Energy

Harvard Prof Debunks The Idea That China Is A Green Energy Paradise

(REUTERS/Shannon Stapleton)

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Andrew Follett Energy and Science Reporter

Research published Wednesday by a Harvard professor found Chinese wind and solar power are facing serious problems and are massively wasteful.

In 2015 alone, China wasted about 33.9 billion kilowatt-hours of wind power, or about 15 percent of all the wind power generated in the country, according to the research.

“China is building its wind capacity so rapidly that it’s not connecting turbines to the grid,” Dr. Michael B. McElroy, a Harvard University professor who co-authored the research with several Chinese scientists, wrote in a press statement. “So, you have wind farms that are being developed but they’re just sitting for years before they’re connected.”

Power grids require that demand for electricity exactly match supply in order to function. This is an enormous problem for wind and solar power, since their output cannot be accurately predicted in advance, or easily adjusted. Wind and solar can burn out the grid if they waste too much electricity, leading to brownouts or blackouts. Such damage has already occurred in GermanyCalifornia and other electric grids that rely too much on solar and wind power.

This issue is so serious that the Chinese government stopped building new wind turbines because most of the new electricity created was wasted.

The government stopped approving new wind power projects in the country’s windiest regions in March, according to a China’s National Energy Administration statement. These regions previously installed nearly 71 gigawatts of wind turbines, more than the rest of China combined. A single gigawatt of electricity is enough to power 700,000 homes.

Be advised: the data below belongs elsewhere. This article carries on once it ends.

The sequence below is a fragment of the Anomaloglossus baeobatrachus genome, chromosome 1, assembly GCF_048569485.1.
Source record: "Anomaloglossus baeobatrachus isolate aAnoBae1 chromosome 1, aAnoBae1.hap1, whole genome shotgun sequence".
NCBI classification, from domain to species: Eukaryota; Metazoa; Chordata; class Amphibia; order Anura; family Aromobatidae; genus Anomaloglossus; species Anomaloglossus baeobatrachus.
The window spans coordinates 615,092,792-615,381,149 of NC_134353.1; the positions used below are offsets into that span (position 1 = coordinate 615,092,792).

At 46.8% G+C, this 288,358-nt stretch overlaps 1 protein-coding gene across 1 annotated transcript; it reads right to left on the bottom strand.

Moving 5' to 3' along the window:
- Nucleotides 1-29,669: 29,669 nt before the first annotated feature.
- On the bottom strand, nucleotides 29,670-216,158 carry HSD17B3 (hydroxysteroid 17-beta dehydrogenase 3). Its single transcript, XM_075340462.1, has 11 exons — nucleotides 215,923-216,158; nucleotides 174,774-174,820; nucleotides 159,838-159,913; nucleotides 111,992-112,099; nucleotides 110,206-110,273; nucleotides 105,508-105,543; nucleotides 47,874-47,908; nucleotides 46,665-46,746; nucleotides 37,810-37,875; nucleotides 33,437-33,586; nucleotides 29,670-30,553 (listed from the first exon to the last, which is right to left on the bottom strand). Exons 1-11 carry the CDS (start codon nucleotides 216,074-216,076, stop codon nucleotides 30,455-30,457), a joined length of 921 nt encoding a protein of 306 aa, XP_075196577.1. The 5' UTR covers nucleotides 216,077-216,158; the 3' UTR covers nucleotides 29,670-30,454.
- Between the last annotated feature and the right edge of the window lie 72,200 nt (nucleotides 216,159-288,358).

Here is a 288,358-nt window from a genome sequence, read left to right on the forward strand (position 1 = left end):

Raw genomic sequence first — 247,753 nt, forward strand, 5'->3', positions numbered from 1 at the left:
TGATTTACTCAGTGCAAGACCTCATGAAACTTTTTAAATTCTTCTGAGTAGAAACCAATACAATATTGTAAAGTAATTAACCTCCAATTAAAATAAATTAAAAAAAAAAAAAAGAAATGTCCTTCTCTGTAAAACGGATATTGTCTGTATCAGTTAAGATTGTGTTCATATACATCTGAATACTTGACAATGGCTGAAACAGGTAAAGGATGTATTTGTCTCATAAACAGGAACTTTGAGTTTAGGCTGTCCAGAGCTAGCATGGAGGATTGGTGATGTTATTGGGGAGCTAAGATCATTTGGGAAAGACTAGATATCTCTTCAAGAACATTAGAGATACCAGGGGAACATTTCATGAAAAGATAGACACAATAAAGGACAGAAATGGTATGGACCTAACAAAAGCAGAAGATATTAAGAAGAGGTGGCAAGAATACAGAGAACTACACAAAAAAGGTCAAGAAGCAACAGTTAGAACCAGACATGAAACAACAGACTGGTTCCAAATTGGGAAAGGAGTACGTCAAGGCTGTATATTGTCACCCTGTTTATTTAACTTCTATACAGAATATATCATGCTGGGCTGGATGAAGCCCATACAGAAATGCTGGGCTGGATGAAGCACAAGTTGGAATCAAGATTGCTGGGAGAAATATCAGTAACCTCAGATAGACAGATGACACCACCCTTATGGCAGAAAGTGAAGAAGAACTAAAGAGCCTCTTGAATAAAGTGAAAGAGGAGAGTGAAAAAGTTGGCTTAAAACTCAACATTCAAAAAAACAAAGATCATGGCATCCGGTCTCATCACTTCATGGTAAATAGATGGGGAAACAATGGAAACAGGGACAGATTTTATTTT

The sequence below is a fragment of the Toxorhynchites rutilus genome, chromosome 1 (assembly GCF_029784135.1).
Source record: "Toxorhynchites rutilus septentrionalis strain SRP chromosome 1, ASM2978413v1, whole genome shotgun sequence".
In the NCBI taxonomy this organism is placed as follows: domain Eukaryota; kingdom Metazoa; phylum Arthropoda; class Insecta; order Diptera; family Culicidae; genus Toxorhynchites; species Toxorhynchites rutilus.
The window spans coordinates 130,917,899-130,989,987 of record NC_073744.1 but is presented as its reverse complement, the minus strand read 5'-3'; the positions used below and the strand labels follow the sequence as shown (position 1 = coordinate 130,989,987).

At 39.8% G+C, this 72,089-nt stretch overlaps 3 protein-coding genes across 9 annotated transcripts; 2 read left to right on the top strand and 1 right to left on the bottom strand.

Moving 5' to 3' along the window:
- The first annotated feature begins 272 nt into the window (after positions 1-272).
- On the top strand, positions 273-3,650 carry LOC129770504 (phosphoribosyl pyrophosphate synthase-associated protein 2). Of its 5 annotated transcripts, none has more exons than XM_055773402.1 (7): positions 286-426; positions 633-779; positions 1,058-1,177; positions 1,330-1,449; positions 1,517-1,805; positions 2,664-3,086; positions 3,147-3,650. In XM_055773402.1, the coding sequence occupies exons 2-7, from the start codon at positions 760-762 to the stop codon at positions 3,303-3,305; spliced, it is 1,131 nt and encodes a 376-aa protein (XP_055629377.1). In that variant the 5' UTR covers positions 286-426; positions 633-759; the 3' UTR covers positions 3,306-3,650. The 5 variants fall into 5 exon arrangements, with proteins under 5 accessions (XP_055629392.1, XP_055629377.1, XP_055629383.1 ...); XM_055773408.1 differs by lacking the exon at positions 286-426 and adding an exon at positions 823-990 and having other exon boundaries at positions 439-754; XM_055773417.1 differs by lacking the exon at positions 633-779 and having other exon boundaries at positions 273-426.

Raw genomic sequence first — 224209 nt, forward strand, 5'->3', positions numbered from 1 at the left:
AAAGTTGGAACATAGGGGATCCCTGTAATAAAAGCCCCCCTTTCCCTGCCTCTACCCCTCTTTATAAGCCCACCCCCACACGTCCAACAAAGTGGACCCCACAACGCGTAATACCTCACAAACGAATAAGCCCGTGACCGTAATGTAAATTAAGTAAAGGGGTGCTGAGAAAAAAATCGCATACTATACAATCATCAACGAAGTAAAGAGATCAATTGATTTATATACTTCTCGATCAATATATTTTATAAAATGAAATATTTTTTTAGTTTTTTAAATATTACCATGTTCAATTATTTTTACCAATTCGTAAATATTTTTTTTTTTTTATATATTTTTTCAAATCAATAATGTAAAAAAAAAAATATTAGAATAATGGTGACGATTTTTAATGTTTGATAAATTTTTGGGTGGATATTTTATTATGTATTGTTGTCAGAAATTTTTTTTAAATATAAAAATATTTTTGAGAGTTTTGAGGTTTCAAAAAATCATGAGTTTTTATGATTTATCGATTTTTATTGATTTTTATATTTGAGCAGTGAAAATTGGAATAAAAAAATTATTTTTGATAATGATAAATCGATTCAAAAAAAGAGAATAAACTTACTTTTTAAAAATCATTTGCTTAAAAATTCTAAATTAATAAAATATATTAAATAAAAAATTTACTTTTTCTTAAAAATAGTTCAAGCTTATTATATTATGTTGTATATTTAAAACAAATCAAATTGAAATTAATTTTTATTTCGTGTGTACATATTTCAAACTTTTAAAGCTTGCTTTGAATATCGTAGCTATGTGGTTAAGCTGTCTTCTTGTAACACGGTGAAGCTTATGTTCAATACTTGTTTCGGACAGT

Beijing has ordered wind operators to stop expanding four times in the last five years because unreliable wind power was damaging the country’s power grid and costing the government large amounts of money. The best areas for wind turbines in China are far away from the coastal provinces where most of its population lives, and building the infrastructure to transmit wind energy over long distances is so expensive it could cost many times the price of generating the electricity.

China spent more than $80 billion building new green energy in 2014 alone, while the U.S. spent a “mere” $34 billion. Despite the freeze on new wind farms, the Chinese government still plans to get 15 percent of the country’s electricity from green energy by 2020.

The amount of new energy China plans on getting from wind and solar power pales in comparison to the amount of electricity the country plans to get from coal. Of the 2,400 coal-fired power plants under construction or being planned around the world, 1,171 will be built in China. This rapid growth of coal power overseas means that, mathematically, Chinese CO2 emissions are unlikely to stop rising.

Consumption of coal in China has already grown by a factor of 3 from 2000 to 2013. The country consumes approximately half of all coal used worldwide and gets roughly 66 percent of its electricity from coal, according to the U.S. Energy Information Administration.

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